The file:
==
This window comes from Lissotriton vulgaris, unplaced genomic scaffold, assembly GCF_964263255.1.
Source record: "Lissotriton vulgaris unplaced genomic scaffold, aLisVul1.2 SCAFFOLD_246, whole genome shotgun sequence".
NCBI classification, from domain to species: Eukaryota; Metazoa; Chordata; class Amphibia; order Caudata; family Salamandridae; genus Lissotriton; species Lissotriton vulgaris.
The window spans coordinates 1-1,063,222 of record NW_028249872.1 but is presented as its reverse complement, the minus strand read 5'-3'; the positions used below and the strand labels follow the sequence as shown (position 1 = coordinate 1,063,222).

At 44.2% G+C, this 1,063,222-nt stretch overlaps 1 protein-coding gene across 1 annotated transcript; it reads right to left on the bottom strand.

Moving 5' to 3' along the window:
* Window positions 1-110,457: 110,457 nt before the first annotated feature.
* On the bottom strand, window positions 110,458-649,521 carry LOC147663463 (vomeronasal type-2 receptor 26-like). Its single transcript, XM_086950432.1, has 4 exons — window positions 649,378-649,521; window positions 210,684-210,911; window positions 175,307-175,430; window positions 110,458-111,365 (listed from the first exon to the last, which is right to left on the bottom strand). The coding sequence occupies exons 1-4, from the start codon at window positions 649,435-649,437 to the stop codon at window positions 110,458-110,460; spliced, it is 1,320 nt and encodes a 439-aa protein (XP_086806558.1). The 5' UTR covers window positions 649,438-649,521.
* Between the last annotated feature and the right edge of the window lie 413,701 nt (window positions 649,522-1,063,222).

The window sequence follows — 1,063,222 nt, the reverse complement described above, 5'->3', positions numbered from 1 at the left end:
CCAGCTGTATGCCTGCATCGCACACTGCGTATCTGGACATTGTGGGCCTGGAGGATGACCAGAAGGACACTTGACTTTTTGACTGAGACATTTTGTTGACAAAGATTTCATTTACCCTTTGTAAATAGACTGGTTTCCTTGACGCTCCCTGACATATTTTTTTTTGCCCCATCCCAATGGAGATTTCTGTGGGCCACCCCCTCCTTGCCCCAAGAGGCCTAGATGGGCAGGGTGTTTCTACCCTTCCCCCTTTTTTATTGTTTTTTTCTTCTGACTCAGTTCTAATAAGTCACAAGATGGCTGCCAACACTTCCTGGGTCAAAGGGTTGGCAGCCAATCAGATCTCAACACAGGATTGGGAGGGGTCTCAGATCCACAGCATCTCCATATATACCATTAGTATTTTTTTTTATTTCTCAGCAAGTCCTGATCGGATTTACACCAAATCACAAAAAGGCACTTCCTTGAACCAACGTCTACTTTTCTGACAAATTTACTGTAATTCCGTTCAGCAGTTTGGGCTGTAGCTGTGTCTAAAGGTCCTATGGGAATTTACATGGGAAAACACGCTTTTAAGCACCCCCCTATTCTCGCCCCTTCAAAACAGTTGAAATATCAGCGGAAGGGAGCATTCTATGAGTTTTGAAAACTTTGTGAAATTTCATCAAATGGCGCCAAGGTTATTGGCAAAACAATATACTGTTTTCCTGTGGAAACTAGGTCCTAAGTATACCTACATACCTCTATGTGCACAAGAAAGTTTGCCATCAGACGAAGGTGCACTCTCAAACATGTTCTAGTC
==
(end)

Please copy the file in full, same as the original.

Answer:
This window comes from Lissotriton vulgaris, unplaced genomic scaffold, assembly GCF_964263255.1.
Source record: "Lissotriton vulgaris unplaced genomic scaffold, aLisVul1.2 SCAFFOLD_246, whole genome shotgun sequence".
NCBI classification, from domain to species: Eukaryota; Metazoa; Chordata; class Amphibia; order Caudata; family Salamandridae; genus Lissotriton; species Lissotriton vulgaris.
The window spans coordinates 1-1,063,222 of record NW_028249872.1 but is presented as its reverse complement, the minus strand read 5'-3'; the positions used below and the strand labels follow the sequence as shown (position 1 = coordinate 1,063,222).

At 44.2% G+C, this 1,063,222-nt stretch overlaps 1 protein-coding gene across 1 annotated transcript; it reads right to left on the bottom strand.

Moving 5' to 3' along the window:
* Window positions 1-110,457: 110,457 nt before the first annotated feature.
* On the bottom strand, window positions 110,458-649,521 carry LOC147663463 (vomeronasal type-2 receptor 26-like). Its single transcript, XM_086950432.1, has 4 exons — window positions 649,378-649,521; window positions 210,684-210,911; window positions 175,307-175,430; window positions 110,458-111,365 (listed from the first exon to the last, which is right to left on the bottom strand). The coding sequence occupies exons 1-4, from the start codon at window positions 649,435-649,437 to the stop codon at window positions 110,458-110,460; spliced, it is 1,320 nt and encodes a 439-aa protein (XP_086806558.1). The 5' UTR covers window positions 649,438-649,521.
* Between the last annotated feature and the right edge of the window lie 413,701 nt (window positions 649,522-1,063,222).

The window sequence follows — 1,063,222 nt, the reverse complement described above, 5'->3', positions numbered from 1 at the left end:
CCAGCTGTATGCCTGCATCGCACACTGCGTATCTGGACATTGTGGGCCTGGAGGATGACCAGAAGGACACTTGACTTTTTGACTGAGACATTTTGTTGACAAAGATTTCATTTACCCTTTGTAAATAGACTGGTTTCCTTGACGCTCCCTGACATATTTTTTTTTGCCCCATCCCAATGGAGATTTCTGTGGGCCACCCCCTCCTTGCCCCAAGAGGCCTAGATGGGCAGGGTGTTTCTACCCTTCCCCCTTTTTTATTGTTTTTTTCTTCTGACTCAGTTCTAATAAGTCACAAGATGGCTGCCAACACTTCCTGGGTCAAAGGGTTGGCAGCCAATCAGATCTCAACACAGGATTGGGAGGGGTCTCAGATCCACAGCATCTCCATATATACCATTAGTATTTTTTTTTATTTCTCAGCAAGTCCTGATCGGATTTACACCAAATCACAAAAAGGCACTTCCTTGAACCAACGTCTACTTTTCTGACAAATTTACTGTAATTCCGTTCAGCAGTTTGGGCTGTAGCTGTGTCTAAAGGTCCTATGGGAATTTACATGGGAAAACACGCTTTTAAGCACCCCCCTATTCTCGCCCCTTCAAAACAGTTGAAATATCAGCGGAAGGGAGCATTCTATGAGTTTTGAAAACTTTGTGAAATTTCATCAAATGGCGCCAAGGTTATTGGCAAAACAATATACTGTTTTCCTGTGGAAACTAGGTCCTAAGTATACCTACATACCTCTATGTGCACAAGAAAGTTTGCCATCAGACGAAGGTGCACTCTCAAACATGTTCTAGTC